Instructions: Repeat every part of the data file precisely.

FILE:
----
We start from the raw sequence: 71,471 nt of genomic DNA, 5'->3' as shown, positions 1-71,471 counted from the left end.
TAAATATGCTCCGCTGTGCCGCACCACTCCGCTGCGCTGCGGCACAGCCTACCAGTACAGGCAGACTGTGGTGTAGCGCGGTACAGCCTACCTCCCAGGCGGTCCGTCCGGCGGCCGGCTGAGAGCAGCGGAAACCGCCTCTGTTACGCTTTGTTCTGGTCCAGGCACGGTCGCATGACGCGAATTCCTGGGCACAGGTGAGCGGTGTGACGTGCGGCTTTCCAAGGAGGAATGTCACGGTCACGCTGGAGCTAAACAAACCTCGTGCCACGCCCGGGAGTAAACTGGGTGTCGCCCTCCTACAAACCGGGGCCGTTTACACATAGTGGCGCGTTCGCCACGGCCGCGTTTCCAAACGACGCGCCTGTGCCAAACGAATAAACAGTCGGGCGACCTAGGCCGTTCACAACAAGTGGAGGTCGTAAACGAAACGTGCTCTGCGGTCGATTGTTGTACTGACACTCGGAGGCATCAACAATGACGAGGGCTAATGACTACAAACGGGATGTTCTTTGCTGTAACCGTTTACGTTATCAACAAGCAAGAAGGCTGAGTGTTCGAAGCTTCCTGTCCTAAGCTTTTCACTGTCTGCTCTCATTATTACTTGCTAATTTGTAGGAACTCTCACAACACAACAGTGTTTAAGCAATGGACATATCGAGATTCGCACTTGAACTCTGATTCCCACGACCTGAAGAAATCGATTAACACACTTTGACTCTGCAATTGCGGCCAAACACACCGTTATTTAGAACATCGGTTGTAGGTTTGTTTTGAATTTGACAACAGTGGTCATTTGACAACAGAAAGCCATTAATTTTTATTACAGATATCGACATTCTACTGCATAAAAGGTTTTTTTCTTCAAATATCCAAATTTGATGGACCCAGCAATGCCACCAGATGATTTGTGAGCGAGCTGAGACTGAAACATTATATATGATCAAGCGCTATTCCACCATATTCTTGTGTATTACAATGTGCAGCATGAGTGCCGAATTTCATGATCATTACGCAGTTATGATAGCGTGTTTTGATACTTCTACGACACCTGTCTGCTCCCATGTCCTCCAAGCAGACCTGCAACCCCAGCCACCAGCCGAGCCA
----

We start from the raw sequence: 71,471 nt of genomic DNA, 5'->3' as shown, positions 1-71,471 counted from the left end.
TAAATATGCTCCGCTGTGCCGCACCACTCCGCTGCGCTGCGGCACAGCCTACCAGTACAGGCAGACTGTGGTGTAGCGCGGTACAGCCTACCTCCCAGGCGGTCCGTCCGGCGGCCGGCTGAGAGCAGCGGAAACCGCCTCTGTTACGCTTTGTTCTGGTCCAGGCACGGTCGCATGACGCGAATTCCTGGGCACAGGTGAGCGGTGTGACGTGCGGCTTTCCAAGGAGGAATGTCACGGTCACGCTGGAGCTAAACAAACCTCGTGCCACGCCCGGGAGTAAACTGGGTGTCGCCCTCCTACAAACCGGGGCCGTTTACACATAGTGGCGCGTTCGCCACGGCCGCGTTTCCAAACGACGCGCCTGTGCCAAACGAATAAACAGTCGGGCGACCTAGGCCGTTCACAACAAGTGGAGGTCGTAAACGAAACGTGCTCTGCGGTCGATTGTTGTACTGACACTCGGAGGCATCAACAATGACGAGGGCTAATGACTACAAACGGGATGTTCTTTGCTGTAACCGTTTACGTTATCAACAAGCAAGAAGGCTGAGTGTTCGAAGCTTCCTGTCCTAAGCTTTTCACTGTCTGCTCTCATTATTACTTGCTAATTTGTAGGAACTCTCACAACACAACAGTGTTTAAGCAATGGACATATCGAGATTCGCACTTGAACTCTGATTCCCACGACCTGAAGAAATCGATTAACACACTTTGACTCTGCAATTGCGGCCAAACACACCGTTATTTAGAACATCGGTTGTAGGTTTGTTTTGAATTTGACAACAGTGGTCATTTGACAACAGAAAGCCATTAATTTTTATTACAGATATCGACATTCTACTGCATAAAAGGTTTTTTTCTTCAAATATCCAAATTTGATGGACCCAGCAATGCCACCAGATGATTTGTGAGCGAGCTGAGACTGAAACATTATATATGATCAAGCGCTATTCCACCATATTCTTGTGTATTACAATGTGCAGCATGAGTGCCGAATTTCATGATCATTACGCAGTTATGATAGCGTGTTTTGATACTTCTACGACACCTGTCTGCTCCCATGTCCTCCAAGCAGACCTGCAACCCCAGCCACCAGCCGAGCCA